Heat a medium-size skillet over high heat. Add bacon, cook until done, and remove from skillet, reserving ~2T of bacon grease. Add the onions to the reserved bacon grease and turn heat down to medium. Cook onions, stirring occasionally, until caramelized, ideally almost jammy (note – this is the step that really requires patience. Though you can serve the sandwich with onions that have not been fully caramelized, as seen above, you will be richly rewarded if you wait. The onions play off the goat cheese best when they have been allowed to reach peak sweetness). While onions are cooking, scramble your eggs according to method listed below. Once either the eggs or onions are finished, whichever comes first, dump them out and wipe out the pan. Cut baguette in half, hollow out each half a bit, and place cut side down on your cleaned pan. Return pan to heat and warm bread until lightly toasted (you could, of course, also just toast the baguettes – either way works). To assemble sandwich, spread one half of the baguette with 1-2T of goat cheese. Top with scrambled eggs, 2 slices of the cooked bacon, and as many caramelized onions as you can pile on. Enjoy!

Egg instructions:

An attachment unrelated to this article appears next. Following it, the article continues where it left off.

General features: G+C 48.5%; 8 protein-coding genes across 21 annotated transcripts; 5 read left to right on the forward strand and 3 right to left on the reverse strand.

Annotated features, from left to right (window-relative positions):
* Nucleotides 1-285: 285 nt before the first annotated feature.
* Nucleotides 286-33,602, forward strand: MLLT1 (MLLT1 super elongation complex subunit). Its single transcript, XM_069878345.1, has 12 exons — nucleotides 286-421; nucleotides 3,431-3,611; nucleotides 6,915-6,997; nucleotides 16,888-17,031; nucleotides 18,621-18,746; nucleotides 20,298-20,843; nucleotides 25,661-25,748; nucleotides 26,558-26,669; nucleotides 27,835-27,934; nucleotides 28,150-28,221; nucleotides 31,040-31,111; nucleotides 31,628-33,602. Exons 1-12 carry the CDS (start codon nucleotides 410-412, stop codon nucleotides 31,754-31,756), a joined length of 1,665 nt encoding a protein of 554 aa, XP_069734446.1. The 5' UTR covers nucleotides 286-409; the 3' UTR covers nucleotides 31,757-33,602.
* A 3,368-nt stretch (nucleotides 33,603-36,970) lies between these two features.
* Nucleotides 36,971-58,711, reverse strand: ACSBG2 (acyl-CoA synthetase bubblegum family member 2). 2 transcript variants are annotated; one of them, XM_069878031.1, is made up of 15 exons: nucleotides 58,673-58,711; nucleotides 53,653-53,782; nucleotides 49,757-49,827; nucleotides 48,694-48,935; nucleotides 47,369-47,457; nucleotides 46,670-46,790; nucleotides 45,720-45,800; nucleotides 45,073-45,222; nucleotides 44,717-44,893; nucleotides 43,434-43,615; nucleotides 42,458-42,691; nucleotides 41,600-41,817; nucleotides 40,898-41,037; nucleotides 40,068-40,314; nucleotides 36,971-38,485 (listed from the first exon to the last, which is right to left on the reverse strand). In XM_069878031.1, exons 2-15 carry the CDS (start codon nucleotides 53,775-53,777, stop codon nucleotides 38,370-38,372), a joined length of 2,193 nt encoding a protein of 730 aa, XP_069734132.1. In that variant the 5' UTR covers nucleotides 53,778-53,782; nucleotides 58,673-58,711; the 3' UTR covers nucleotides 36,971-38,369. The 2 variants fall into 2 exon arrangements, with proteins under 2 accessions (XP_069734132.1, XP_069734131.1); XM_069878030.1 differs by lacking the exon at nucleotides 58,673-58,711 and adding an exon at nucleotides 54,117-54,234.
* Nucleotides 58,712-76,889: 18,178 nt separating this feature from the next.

Crack eggs into a cold skillet. Add about 1T of butter for every 2 eggs. Transfer skillet to medium-low heat and begin to stir, slowly breaking up the yolks as you go. As soon as swirls of lightly cooked egg begin to form, remove the skillet from the heat and stir thoroughly for a few seconds. Return the mixture to the heat and continue cooking. Continue like this, removing the eggs from the heat about every 30 seconds to one minute for stirring. Eggs should be stirred continuously, on and off the heat. Stop cooking when the eggs are barely set, ideally still a bit runny, as they will continue cooking from the heat of the pan. Using this method, the eggs will take several minutes to cook, but will also be superlatively creamy.

I Yam a Sweet Potato

“What’s in a name? that which we call a rose by any other name would smell as sweet.” -R+J

Sarah stole my thunder and already talked about our Thanksgiving/Friendsgiving, but I figure for a holiday filled with food, it warrants at least one more post…plus I have all the pictures.

Growing up, Thanksgiving was the epitome of Asian fusion cuisine. Our stuffing was composed of glutinous rice, Chinese sausage, mushrooms, peanuts, lotus seeds, and dates instead of the typical breadcrumbs. We had no need for gravy as our turkey was basted with a teriyaki sauce that permeated the bird and created a lovely dark brown/black-colored skin. Instead of the typical sides, we’d have an assortment of my mother’s amazing Chinese dishes. The following day, the leftover turkey transformed itself into an amazing rice porridge that I still dream about.